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Preparing for the Worst: Catastrophic Injury

Third in a series about being prepared to handle adversity
preparing for catastrophic injury

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This post is the third in a series about preparing for the worst situations. This time, we’re focusing on being prepared for catastrophic injury: the kind of injury that changes your life and leaves you with long-term disabilities, healthcare needs, and/or financial devastation. Here are some ways you can avoid that, so you and your family can recover from a debilitating injury with the least possible stress.

(Read the first two posts in this series: Preparing for the Worst: Wrongful Death and Preparing for the Worst: Traffic Accidents.)

Think It Through

It’s difficult to prepare for the unexpected. Planning for positive event, such as a wedding, a child, or a new home is exciting and fun. It can be a challenge to think about negative or traumatic events. And no one can predict the future, so it’s difficult to know what type to plan for.

But that doesn’t mean you shouldn’t take the time to do it.

Sit down with your partner/family to create a plan. Start with what you know. Take an inventory of the income and assets you have now:

  • All insurance policies: medical, life, disability, auto insurance, homeowner’s insurance, etc.; include any short-term or long-term disability coverage
  • All sources of income (employment, retirement, disability benefits, Social Security, etc.)
  • All financial assets: real estate, vehicles, valuable jewelry, collectibles, electronics, furniture, etc.
  • Current debts: mortgage, home equity loans, auto loans, credit card debt, student loans, or anything you owe.
  • Using that information, determine what you will need to protect your assets and maintain security for your own life and for those who depend on you

Then, think through a situation that would put you and/or your family’s security in jeopardy. For example, an accidental injury that puts you out of work for an extended period of time. If your work or hobbies put you at a particular risk, such as a bicycle accident, a motorcycle accident, or being injured on a construction site, use that information to envision a potential scenario.

What would you need to weather that storm?

Insurance and Disability Coverage

Be sure you know the details on your employer’s disability leave policies. How much time can you take off? Would it be possible for you to work from home, if your health would allow it?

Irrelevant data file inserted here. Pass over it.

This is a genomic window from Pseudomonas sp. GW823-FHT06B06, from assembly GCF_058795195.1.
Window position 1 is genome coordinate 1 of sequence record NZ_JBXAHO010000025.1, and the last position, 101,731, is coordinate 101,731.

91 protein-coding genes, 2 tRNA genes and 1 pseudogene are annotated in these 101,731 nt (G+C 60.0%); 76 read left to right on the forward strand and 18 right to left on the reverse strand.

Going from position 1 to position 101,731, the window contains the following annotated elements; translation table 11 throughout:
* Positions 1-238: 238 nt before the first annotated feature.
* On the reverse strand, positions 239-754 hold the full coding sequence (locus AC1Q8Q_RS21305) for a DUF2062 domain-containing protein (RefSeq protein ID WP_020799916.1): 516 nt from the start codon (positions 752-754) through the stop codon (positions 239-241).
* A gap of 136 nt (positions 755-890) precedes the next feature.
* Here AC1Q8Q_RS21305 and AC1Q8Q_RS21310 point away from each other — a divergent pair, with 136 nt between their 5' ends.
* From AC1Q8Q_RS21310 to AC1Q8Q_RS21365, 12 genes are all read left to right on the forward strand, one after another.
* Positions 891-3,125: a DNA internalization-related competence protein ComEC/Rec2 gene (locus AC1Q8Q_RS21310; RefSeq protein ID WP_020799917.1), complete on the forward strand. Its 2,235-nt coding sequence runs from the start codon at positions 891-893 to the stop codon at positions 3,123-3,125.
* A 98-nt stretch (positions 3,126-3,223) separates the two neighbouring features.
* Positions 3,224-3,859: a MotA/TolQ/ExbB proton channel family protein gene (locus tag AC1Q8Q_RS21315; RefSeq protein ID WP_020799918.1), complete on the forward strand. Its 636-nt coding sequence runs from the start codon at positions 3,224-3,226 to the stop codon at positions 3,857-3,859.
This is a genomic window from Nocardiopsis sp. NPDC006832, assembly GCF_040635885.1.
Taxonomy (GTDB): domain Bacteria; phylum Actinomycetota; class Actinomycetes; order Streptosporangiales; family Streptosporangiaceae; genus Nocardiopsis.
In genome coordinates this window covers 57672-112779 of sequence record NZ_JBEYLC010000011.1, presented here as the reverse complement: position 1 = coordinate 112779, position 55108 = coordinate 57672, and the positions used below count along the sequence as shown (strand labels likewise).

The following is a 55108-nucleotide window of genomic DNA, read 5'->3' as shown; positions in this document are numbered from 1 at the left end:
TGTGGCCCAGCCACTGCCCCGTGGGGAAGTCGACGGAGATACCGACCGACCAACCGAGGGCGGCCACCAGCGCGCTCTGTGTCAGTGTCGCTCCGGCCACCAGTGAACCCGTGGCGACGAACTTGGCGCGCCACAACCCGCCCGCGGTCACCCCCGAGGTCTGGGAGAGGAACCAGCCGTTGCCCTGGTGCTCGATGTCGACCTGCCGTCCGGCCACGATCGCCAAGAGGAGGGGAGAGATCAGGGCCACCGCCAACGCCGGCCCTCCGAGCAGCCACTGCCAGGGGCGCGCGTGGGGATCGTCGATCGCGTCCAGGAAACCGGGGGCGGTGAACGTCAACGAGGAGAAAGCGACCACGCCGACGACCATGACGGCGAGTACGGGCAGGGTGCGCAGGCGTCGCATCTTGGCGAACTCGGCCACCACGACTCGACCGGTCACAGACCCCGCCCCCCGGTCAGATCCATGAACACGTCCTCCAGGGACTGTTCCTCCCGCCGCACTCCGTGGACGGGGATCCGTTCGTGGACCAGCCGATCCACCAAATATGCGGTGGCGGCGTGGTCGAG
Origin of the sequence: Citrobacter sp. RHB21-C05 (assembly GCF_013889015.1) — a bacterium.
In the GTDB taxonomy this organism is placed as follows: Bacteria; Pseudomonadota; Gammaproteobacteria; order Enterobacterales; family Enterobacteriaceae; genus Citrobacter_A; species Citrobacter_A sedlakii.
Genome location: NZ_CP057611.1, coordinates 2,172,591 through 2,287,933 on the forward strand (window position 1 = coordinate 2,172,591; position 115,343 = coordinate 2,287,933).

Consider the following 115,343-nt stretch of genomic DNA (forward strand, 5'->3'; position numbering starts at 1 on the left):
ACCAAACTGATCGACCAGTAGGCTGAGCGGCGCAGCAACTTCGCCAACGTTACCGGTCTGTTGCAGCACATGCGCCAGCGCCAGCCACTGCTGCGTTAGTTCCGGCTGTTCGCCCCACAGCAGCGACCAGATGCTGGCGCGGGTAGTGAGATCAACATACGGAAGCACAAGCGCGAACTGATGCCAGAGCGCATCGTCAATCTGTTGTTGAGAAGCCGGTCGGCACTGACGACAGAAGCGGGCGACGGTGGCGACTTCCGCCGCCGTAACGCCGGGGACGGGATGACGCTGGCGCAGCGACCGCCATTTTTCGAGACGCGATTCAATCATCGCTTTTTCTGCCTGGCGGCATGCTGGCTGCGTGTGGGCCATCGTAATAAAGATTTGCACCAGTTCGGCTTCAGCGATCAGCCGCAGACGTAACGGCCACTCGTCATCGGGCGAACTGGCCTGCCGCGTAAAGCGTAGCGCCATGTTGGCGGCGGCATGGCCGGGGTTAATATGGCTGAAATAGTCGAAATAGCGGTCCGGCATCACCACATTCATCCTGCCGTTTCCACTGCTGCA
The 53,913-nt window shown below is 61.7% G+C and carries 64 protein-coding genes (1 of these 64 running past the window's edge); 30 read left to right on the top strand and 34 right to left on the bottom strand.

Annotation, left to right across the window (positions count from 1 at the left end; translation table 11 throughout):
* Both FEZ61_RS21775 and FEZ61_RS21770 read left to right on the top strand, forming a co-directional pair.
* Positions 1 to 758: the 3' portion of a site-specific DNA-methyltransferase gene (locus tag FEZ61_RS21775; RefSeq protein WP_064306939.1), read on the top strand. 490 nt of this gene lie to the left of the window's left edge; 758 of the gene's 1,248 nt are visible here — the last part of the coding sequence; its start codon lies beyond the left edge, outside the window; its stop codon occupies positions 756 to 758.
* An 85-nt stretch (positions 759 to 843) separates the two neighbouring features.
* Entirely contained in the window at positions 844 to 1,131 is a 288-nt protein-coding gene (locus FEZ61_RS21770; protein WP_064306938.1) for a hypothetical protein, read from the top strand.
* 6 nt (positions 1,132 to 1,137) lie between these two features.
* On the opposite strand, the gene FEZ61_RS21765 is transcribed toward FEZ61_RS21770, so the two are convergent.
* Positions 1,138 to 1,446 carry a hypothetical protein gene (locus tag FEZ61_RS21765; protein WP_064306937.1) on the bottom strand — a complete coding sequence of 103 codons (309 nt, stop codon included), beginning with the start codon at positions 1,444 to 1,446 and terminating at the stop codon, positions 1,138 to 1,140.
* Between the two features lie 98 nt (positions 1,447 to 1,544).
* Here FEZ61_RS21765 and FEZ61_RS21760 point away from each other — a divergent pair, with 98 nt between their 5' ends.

Depending on state law, your employer may be required to make reasonable accommodations for disabled workers. No employer is obligated to provide paid leave, but may offer accommodations such as unpaid leave or a flexible work schedule. You may be eligible to use sick or vacation time, short- or long-term disability leave, or other leave time to maintain your salary.

If you are eligible for leave under the Family Medical Leave Act (FMLA), you may take a certain amount of medical leave without losing your job, and when you return, your employer must give you either the same job, or a position with equivalent benefits, pay, working conditions, and seniority. In most cases, your employer must continue to pay for your health insurance coverage during your leave.

Know what your medical insurance covers in terms of therapy, home care, or services. You may have more options than you realize to pay for injury-related needs.

Do you have either long-term and short-term disability insurance coverage, and if so, what is covered? If you have an option to purchase or increase you short-term or long-term disability insurance, buy as much as you can afford.

Also, consider how your insurance coverage could be affected by job loss, if you are unable to work. You may want to invest in insurance outside your employer’s policies.

After a thorough review of your work policies and insurance coverage, identify any gaps that exist, and consider ways to fill them.

Emergency Savings

One of the best ways to prepare for the worst is to keep an emergency savings account. Most Americans don’t have enough savings to cover emergencies. Many have retirement accounts, and borrowing against those is an option, but unless you have a solid plan to pay it back, you will be left without retirement funds, and with additional penalty fees.